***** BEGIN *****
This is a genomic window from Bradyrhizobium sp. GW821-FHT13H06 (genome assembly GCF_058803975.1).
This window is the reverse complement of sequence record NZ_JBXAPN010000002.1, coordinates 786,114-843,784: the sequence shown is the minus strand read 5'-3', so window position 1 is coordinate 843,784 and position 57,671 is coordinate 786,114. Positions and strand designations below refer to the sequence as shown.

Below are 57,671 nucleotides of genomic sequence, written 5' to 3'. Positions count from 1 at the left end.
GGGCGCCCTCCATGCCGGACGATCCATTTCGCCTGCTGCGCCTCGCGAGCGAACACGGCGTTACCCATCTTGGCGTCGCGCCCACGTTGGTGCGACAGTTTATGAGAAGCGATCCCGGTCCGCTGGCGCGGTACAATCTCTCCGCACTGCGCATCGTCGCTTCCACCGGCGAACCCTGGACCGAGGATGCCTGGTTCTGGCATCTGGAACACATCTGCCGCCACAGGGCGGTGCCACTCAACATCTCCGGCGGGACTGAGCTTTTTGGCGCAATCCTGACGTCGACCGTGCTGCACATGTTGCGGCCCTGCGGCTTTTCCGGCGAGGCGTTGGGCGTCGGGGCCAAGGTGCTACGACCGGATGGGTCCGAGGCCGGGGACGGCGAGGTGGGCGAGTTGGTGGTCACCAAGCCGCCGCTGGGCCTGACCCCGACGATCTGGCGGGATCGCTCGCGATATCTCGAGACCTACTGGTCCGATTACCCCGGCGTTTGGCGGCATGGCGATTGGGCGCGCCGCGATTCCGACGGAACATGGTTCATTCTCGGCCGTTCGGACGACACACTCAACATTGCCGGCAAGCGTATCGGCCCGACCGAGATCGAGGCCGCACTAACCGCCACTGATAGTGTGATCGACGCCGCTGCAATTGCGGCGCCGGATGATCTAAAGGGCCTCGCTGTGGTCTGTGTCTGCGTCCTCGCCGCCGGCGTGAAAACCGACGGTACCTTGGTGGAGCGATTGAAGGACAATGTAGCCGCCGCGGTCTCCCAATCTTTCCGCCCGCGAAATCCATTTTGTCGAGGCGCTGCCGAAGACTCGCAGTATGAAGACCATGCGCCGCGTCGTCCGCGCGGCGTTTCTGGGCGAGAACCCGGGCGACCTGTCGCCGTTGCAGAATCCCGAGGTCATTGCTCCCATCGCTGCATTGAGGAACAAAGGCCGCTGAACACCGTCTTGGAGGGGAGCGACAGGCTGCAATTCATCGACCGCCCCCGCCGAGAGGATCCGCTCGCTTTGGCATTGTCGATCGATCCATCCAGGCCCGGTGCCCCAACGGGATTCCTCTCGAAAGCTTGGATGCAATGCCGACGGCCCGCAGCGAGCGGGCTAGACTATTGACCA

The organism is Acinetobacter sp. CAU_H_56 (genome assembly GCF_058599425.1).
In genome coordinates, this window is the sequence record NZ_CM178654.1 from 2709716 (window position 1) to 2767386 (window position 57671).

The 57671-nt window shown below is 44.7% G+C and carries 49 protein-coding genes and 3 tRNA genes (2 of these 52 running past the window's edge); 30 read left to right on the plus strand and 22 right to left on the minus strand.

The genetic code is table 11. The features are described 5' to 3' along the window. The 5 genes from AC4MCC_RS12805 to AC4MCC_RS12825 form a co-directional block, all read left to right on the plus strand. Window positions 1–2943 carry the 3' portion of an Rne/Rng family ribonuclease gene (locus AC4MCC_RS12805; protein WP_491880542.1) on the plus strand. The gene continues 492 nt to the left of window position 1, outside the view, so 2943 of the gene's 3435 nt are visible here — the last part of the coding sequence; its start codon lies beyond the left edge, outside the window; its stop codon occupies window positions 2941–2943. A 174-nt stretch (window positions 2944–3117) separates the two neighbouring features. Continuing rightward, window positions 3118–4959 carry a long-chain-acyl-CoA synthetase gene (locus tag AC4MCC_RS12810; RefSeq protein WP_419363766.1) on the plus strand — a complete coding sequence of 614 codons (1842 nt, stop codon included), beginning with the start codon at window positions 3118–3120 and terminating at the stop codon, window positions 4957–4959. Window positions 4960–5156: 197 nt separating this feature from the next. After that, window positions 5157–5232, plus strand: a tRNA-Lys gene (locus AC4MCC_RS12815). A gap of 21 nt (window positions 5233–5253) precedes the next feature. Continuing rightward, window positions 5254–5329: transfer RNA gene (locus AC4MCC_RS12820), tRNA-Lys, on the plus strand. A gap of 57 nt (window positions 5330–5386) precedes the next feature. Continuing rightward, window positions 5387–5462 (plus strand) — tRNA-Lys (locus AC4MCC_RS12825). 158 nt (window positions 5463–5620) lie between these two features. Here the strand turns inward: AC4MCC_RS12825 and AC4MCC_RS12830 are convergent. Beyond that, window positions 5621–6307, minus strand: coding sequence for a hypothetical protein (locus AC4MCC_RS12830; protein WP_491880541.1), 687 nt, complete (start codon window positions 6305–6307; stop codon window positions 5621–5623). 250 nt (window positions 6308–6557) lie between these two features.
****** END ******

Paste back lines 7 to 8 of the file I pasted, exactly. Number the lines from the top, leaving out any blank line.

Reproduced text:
The 57671-nt window shown below is 44.7% G+C and carries 49 protein-coding genes and 3 tRNA genes (2 of these 52 running past the window's edge); 30 read left to right on the plus strand and 22 right to left on the minus strand.

The genetic code is table 11. The features are described 5' to 3' along the window. The 5 genes from AC4MCC_RS12805 to AC4MCC_RS12825 form a co-directional block, all read left to right on the plus strand. Window positions 1–2943 carry the 3' portion of an Rne/Rng family ribonuclease gene (locus AC4MCC_RS12805; protein WP_491880542.1) on the plus strand. The gene continues 492 nt to the left of window position 1, outside the view, so 2943 of the gene's 3435 nt are visible here — the last part of the coding sequence; its start codon lies beyond the left edge, outside the window; its stop codon occupies window positions 2941–2943. A 174-nt stretch (window positions 2944–3117) separates the two neighbouring features. Continuing rightward, window positions 3118–4959 carry a long-chain-acyl-CoA synthetase gene (locus tag AC4MCC_RS12810; RefSeq protein WP_419363766.1) on the plus strand — a complete coding sequence of 614 codons (1842 nt, stop codon included), beginning with the start codon at window positions 3118–3120 and terminating at the stop codon, window positions 4957–4959. Window positions 4960–5156: 197 nt separating this feature from the next. After that, window positions 5157–5232, plus strand: a tRNA-Lys gene (locus AC4MCC_RS12815). A gap of 21 nt (window positions 5233–5253) precedes the next feature. Continuing rightward, window positions 5254–5329: transfer RNA gene (locus AC4MCC_RS12820), tRNA-Lys, on the plus strand. A gap of 57 nt (window positions 5330–5386) precedes the next feature. Continuing rightward, window positions 5387–5462 (plus strand) — tRNA-Lys (locus AC4MCC_RS12825). 158 nt (window positions 5463–5620) lie between these two features. Here the strand turns inward: AC4MCC_RS12825 and AC4MCC_RS12830 are convergent. Beyond that, window positions 5621–6307, minus strand: coding sequence for a hypothetical protein (locus AC4MCC_RS12830; protein WP_491880541.1), 687 nt, complete (start codon window positions 6305–6307; stop codon window positions 5621–5623). 250 nt (window positions 6308–6557) lie between these two features.